Until they could find local work to support them on their adventure, they raised funds for the trip through their wedding; people sponsored various aspects – anything from a $5 hot shower to a $100 day trip to the Galapagos. In return, Hilary and George wrote letters back, describing their trip and how the various gifts were used.
They went on to write a little book about a trail they’d discovered in Peru. Then, on a subsequent trip around South Africa they wrote a more detailed guide. Word got out on the backpackers’ network, people started asking for their books and the Bradts foud themselves becoming publishers. George worked in a print shop in return for having 2,000 copies of their guide produced and they distributed them by finding free ways to travel across America, stopping off in towns and locating shops which would sell them. A decade later and Hilary was still publishing books by hand, carrying out every process, except the printing. Friends and family helped too, Hilary’s sister typing up the guides in return for babysitting duties.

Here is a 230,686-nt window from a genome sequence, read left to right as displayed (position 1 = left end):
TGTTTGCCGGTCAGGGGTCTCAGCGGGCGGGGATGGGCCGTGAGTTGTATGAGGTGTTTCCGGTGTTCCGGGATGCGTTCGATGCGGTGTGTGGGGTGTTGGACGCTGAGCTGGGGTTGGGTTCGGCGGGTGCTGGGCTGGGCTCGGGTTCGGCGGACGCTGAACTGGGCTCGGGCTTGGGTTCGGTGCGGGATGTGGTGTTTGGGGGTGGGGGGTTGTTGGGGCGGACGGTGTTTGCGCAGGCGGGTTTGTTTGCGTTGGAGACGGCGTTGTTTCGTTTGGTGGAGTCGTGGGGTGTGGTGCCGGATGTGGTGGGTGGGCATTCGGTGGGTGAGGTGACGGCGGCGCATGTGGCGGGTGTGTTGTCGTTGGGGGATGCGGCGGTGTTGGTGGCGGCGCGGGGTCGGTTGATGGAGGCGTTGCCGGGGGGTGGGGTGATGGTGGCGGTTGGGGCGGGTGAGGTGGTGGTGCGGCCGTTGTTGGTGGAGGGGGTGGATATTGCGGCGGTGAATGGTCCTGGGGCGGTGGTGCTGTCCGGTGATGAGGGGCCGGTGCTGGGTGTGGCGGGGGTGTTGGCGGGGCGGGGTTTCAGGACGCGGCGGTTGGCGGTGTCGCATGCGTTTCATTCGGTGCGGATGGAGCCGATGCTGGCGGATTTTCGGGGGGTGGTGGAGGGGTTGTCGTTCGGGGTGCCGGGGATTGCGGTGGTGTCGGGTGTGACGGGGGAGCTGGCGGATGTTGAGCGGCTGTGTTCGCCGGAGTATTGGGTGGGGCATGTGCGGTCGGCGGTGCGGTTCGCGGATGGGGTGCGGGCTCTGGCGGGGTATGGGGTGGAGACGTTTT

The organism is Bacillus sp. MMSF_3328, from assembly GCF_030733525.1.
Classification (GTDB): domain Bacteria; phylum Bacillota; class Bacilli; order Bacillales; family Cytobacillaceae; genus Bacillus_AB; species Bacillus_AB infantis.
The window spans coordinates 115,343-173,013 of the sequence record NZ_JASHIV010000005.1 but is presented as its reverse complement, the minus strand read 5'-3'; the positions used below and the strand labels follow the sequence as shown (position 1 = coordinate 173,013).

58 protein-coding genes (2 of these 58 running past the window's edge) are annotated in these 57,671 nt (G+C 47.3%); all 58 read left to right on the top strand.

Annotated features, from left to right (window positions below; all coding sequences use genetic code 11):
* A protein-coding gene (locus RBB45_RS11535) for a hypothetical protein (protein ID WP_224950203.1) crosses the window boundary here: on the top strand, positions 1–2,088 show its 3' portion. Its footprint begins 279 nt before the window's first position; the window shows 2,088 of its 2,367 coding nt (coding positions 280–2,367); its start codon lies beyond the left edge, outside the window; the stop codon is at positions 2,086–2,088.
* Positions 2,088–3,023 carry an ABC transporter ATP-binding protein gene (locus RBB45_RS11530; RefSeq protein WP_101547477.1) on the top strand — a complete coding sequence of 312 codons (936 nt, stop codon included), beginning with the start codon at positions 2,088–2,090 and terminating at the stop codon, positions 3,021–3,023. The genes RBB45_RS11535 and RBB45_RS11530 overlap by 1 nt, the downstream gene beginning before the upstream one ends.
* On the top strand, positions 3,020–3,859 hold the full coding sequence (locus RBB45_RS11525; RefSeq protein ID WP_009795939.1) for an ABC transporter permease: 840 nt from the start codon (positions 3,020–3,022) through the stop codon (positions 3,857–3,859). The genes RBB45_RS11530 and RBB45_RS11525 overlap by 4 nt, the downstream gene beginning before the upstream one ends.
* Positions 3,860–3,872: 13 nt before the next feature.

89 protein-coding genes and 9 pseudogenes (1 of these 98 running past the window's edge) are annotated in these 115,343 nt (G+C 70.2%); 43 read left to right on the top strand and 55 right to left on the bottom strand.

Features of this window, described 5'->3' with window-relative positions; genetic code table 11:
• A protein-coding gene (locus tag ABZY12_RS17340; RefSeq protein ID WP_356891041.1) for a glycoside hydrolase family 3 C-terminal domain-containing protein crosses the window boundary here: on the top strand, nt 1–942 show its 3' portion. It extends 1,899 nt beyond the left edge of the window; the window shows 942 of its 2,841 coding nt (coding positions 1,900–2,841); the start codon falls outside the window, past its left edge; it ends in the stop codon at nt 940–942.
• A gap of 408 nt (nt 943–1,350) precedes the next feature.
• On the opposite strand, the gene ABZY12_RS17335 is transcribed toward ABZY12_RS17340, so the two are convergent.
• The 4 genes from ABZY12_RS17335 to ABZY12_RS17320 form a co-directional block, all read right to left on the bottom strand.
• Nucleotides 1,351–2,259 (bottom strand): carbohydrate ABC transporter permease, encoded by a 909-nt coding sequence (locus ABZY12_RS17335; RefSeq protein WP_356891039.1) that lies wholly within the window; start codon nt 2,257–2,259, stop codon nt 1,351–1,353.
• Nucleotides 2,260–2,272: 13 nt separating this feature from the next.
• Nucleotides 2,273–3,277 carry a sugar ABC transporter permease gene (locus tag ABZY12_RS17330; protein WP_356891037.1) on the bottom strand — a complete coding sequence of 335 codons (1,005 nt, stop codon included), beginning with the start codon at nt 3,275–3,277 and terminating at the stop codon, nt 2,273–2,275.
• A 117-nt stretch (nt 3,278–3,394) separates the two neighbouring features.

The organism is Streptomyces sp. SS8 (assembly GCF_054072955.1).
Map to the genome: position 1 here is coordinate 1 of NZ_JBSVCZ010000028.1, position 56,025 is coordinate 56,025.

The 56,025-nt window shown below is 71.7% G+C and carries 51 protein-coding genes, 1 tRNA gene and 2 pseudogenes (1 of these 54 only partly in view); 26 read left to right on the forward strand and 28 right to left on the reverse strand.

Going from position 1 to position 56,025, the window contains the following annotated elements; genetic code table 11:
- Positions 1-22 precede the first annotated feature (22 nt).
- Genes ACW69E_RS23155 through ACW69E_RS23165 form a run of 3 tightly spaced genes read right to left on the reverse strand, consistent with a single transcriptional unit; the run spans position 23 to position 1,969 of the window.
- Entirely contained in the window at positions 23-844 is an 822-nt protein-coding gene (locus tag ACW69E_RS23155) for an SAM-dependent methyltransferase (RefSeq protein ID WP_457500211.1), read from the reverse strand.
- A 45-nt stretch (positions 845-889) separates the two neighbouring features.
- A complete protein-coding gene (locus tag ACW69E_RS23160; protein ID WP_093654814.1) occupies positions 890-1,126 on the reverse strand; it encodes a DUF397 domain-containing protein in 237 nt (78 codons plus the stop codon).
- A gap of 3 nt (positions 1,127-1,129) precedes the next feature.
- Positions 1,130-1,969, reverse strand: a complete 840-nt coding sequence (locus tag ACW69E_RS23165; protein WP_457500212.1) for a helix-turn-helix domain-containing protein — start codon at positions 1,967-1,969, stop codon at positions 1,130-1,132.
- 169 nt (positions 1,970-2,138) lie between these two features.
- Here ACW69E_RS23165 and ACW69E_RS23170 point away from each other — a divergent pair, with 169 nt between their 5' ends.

She went on to become a tour guide in South America; it was a way to both research and help pay for the guides.
Even back then she wondered why people were so obsessed with going to tourist hotspots. Why did they only want to see Machu Picchu? Although wonderful, there were equally fabulous sites nearby which had no visitors.
How many of these top Dartmoor tors have you visited?
We reflect on the scenes of people flocking to Durdle Door in Dorset over the recent Bank Holiday weekend. “There’s an absolute obsession with going to somewhere that you’ve heard of, rather than looking at a new place,” she suggests.
It’s why Bradt Publishing launched the Slow Guides to Britain, a decision that coincided with Hilary’s move from Buckinghamshire to Devon in 2008. Naturally, she wrote the three Slow Devon guides, it was a way of exploring her new home county and it began with Hilary and her friend and co-writer Janice Booth, laying out a map of the county on the floor. They identified major towns and attractions, and set off.